Notes: Although not a formally published name at this time, RET feels this is a good name for a true species. This collection was made near Telluride, CO, by Ruthie Ristich (a fine mycologist and daughter of the great Sam Ristich) during a foray at the Telluride Mushroom Festival. The original collection made by AHS was from New Mexico, but still in the Four Corners area. A collection was recently made in Colorado (Winter Park area, quite distant from the Four Corners, about an hour northeast of Denver) during an Annual NAMA Foray.
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|I’d Call It That||3.0||12.83||3||(ccmaymd,bbunyard,amanitarita)|
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Not sure if I would call it metallic, but pearlescent seems to work. Similar to the shiny bits of an abalone or conch.
Did the cap show any sign of a metallic sheen? This was mentioned by Barrows in description sent to AHS with Barrows’ original material.
Found a single specimen of this Amanita in southern Utah in August 2015, on the east side of Boulder Mountain, under aspen. Location about 38.094, -111.359.
The really distinguishing feature of this species, for me, is the inner surface of the volva. It has a pearlescent peach color that is practically identical to the pileal cuticle. You can see this indistinctly on at least one of Britt’s photos.
I would not have dared to eat this organism on my own initiative, but I happened to be hunting that day with a fellow who seemed to know a thing or two about mushrooms, by the name of Arora. We cooked it up and it was delicious, ranking near the top of my all-time favorites list. (Sorry Rod, next time I find it I will dry some material for your herbarium.) He said the sweetish flavor was similar to A. velosa, which I’ve not yet had the pleasure of tasting. I detected no trace of bitterness.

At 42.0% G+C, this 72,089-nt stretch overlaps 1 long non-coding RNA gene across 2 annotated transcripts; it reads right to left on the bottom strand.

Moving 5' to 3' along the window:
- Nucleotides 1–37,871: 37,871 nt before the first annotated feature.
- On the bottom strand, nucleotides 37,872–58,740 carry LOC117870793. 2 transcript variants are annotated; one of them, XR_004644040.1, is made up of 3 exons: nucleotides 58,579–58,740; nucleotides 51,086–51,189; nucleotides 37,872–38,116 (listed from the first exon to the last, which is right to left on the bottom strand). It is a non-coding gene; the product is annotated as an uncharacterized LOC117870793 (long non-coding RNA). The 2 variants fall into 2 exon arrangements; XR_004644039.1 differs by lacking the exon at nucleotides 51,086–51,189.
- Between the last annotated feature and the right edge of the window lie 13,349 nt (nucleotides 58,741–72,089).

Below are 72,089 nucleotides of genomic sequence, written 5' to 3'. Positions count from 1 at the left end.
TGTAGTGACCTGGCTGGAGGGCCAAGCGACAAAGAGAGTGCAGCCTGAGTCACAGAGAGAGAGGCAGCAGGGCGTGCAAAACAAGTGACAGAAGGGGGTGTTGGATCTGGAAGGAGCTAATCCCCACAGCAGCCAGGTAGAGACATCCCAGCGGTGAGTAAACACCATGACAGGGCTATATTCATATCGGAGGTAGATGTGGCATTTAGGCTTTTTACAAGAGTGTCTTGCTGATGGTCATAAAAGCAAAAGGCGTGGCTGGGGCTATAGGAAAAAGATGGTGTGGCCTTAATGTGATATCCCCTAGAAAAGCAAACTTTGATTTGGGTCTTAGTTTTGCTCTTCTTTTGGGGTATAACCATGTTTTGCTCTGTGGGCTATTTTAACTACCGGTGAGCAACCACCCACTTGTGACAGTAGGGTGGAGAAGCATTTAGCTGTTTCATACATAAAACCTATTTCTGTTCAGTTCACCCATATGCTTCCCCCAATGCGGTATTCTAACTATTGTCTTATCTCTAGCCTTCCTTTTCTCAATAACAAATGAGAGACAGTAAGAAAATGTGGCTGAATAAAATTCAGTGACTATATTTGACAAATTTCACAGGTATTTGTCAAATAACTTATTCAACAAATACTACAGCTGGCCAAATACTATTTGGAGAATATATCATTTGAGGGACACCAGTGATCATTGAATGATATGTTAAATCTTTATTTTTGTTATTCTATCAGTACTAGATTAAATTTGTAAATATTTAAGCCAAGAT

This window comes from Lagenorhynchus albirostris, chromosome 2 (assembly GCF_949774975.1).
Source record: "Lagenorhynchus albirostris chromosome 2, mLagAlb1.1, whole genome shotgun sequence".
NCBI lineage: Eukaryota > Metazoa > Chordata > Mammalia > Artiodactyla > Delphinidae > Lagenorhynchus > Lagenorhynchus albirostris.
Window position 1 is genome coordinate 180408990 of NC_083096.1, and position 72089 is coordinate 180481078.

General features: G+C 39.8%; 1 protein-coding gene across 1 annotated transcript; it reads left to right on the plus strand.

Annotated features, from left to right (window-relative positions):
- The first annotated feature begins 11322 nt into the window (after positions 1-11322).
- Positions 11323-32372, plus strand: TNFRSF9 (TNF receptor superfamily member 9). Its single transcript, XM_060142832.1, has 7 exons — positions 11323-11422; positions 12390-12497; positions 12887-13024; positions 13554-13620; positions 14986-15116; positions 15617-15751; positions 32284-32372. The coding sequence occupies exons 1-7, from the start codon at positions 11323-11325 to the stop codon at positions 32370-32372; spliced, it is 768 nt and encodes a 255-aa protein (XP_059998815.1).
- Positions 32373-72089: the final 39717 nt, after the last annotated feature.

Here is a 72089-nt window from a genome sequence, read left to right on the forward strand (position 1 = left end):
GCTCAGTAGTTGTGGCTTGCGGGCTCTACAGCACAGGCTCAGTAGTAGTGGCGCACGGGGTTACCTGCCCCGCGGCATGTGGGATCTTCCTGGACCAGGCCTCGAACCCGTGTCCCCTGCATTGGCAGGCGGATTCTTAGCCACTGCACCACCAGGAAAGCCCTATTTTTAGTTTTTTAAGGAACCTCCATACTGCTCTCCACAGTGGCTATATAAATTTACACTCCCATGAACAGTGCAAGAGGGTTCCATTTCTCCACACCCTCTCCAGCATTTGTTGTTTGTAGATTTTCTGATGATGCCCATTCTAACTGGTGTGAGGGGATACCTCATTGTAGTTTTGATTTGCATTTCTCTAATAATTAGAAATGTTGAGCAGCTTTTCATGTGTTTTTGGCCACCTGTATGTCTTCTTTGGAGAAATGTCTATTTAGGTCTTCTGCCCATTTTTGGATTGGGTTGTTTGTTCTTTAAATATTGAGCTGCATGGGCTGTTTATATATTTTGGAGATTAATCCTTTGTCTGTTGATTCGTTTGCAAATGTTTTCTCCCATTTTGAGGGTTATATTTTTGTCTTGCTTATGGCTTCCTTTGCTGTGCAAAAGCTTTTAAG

I will definitely be looking for this one from now on.
elevation from 9600-9750 ft.
Note (again) that my herbarium is being made available on-line by Dr. Scott Bates at MyCoPortal.org in the near future. This will provide for the ability to search for labels of collections that are mentioned in the “material examined” data fields on the WAO website’s “technical” tabs. In this case there are collections that may represent both of the two names cited above.
sent me some additional pix as well. she says they were found beside her home in Mountain Village.
I advised her that the material should be dried quickly once it is sporultating.
This is another very interesting find. It certainly seems to belong in the group close to A. crocea, and I look forward to reviewing the material along with two previous collections from Colorado (NAMA) and one collection from an earlier NAMA foray in NM.
Created: 2012-08-18 15:31:12 CEST (+0200)
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